Once upon a time, Yahoo! and AOL epitomized the internet, curating the wild, new frontier and putting everything users wanted on one page. Google later broke the mold, distilling search down to its essence, and producing a new generation of highly relevant results that homed in on what users wanted, filtered out what they didn’t and let people get on their way. By helping users find the information they needed, quickly and easily, Google rose to the top.
The same risks AOL and Yahoo! once faced hold for companies like Amazon whose everything-under-the-sun approach is being challenged by curators like Fab.com and Gilt Groupe. Not unlike Google, curators are helping consumers grapple with seemingly infinite choices and leading them to what is most useful and relevant. In short, companies that use brand and technology to simplify some aspect of life—or offer consumers choices that are personalized, curated or customized—will free themselves to spend less time on short-term selling and more time on long-term engagement, getting more for their brand-building buck.
"To continue driving growth in 2013 and beyond, brands that support the connectivity that defines the modern, post-digital world will need to work even harder to deliver standout experiences and push for broader adoption of new technologies."
WHEN EVERYTHING IS SMART, YOU STOP NOTICING HOW SMART THINGS ARE
Increasingly, we are shifting from an era in which we recognize computer use as a distinct and separate activity to a new era in which computer technology is seamlessly integrated into every aspect of our lives. From healthcare, transportation, communication and agriculture to the way we work and play, everything is becoming “smarter.” Nest, for instance, the startup focused on reinventing the home thermostat, epitomizes the invisible yet radical changes today’s technology is introducing into our everyday lives. Not only more attractive than the old beige eyesore most people once had on the wall controlling the energy of their entire home, Nest’s thermostats can be programmed onlinefrom wherever you are using an iPhone or Android app. They “learn” from your manual adjustments, set their own schedule based on your patterns of living and have numerous innovative, energy saving features. Home heating and cooling will never be the same, yet this change has entered our lives quietly, surreptitiously. It doesn’t feel like a revolution, because smart technology is so ubiquitous.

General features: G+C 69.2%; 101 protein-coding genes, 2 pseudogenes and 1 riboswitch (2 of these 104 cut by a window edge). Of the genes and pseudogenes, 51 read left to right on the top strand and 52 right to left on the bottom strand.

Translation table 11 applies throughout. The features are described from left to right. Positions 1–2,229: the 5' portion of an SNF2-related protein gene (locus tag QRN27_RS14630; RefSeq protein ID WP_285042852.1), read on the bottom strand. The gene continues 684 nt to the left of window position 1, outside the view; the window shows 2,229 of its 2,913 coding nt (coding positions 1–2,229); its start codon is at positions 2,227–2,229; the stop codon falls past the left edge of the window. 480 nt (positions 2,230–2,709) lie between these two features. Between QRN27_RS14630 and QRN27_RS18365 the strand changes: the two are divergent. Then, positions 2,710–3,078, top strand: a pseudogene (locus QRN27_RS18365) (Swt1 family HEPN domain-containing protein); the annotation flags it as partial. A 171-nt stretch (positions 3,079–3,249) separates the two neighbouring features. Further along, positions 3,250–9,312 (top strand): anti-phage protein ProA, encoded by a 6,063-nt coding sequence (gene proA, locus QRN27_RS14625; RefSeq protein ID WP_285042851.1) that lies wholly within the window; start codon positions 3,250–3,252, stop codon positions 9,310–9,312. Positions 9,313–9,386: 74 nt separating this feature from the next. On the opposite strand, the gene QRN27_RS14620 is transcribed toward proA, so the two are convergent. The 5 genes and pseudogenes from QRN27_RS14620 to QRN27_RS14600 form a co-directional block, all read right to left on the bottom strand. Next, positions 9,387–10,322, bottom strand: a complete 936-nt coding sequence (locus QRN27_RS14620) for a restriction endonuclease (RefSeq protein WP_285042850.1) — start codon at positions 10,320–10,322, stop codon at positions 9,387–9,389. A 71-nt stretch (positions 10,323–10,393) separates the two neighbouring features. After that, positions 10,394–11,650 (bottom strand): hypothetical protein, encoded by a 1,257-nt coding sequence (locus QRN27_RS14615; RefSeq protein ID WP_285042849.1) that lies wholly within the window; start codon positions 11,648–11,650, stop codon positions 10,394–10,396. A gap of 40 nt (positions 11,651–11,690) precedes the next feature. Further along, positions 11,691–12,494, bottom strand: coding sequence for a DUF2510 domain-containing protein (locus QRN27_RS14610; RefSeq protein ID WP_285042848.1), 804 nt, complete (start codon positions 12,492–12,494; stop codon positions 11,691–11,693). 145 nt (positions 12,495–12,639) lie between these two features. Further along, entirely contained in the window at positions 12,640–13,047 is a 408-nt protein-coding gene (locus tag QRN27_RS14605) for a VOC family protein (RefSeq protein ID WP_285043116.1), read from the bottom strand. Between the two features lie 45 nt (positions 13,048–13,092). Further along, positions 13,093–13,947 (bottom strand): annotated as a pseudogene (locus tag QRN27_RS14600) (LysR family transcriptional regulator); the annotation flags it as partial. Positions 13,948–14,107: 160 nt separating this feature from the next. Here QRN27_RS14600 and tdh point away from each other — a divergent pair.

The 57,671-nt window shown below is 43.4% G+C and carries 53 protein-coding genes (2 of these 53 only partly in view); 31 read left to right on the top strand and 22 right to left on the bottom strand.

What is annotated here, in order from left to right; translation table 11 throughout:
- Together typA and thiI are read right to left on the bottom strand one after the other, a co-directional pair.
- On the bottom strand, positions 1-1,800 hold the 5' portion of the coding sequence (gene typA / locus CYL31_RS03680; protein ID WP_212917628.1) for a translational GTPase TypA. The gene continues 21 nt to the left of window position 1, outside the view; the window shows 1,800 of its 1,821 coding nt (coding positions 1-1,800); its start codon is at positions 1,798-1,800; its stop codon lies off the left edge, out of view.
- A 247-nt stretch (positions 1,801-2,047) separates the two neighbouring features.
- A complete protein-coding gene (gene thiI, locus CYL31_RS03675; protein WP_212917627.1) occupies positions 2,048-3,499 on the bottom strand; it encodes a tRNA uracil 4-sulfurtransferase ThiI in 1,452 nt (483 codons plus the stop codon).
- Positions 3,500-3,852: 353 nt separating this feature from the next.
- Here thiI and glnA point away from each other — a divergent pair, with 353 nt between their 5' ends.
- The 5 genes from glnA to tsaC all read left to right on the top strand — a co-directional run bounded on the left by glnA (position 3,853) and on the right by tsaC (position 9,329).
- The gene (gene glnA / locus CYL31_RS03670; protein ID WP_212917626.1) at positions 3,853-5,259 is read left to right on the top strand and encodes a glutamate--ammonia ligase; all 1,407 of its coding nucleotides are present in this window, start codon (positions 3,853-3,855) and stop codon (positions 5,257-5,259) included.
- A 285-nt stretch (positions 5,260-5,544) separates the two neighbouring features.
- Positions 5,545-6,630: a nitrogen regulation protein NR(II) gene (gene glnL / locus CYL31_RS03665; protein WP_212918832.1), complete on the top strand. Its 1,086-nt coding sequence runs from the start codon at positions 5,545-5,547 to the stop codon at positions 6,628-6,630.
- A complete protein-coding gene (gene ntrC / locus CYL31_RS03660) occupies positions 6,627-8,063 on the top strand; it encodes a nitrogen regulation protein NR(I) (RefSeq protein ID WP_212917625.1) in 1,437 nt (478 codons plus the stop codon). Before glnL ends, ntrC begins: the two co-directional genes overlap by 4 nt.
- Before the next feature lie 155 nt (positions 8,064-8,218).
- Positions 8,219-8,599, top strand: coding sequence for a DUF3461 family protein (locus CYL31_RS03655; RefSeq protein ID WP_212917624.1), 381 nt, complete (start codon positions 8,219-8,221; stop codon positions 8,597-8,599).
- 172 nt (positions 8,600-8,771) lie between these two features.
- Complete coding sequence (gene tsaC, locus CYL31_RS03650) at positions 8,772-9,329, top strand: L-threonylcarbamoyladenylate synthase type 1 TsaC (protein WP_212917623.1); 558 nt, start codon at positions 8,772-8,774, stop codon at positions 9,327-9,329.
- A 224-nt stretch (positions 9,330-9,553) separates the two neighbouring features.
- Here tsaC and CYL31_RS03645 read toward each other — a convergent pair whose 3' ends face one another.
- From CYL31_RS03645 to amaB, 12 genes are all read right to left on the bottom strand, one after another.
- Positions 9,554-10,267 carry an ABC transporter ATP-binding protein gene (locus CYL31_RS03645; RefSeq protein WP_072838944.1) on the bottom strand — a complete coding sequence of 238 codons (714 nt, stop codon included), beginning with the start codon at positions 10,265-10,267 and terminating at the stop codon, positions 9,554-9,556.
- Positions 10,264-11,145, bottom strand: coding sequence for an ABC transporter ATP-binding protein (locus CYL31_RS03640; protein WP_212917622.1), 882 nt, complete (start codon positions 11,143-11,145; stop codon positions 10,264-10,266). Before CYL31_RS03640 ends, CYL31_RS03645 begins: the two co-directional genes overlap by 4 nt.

For tech brands that are traditionally invisible to users like Intel, Qualcomm and Cisco, becoming visible beyond the enterprise and staying relevant is more critical than ever. To continue driving growth in 2013 and beyond, brands that support the connectivity that defines the modern, post-digital world will need to work even harder to deliver standout experiences and push for broader adoption of new technologies.
Though we are living in times that are faster and smarter than any the world has ever known, one thing remains constant: brands that work hard to connect with consumers, become adept at identifying and solving real problems, and use brand and innovation in conjunction to improve upon what’s come before, will be the ones consumers buy into.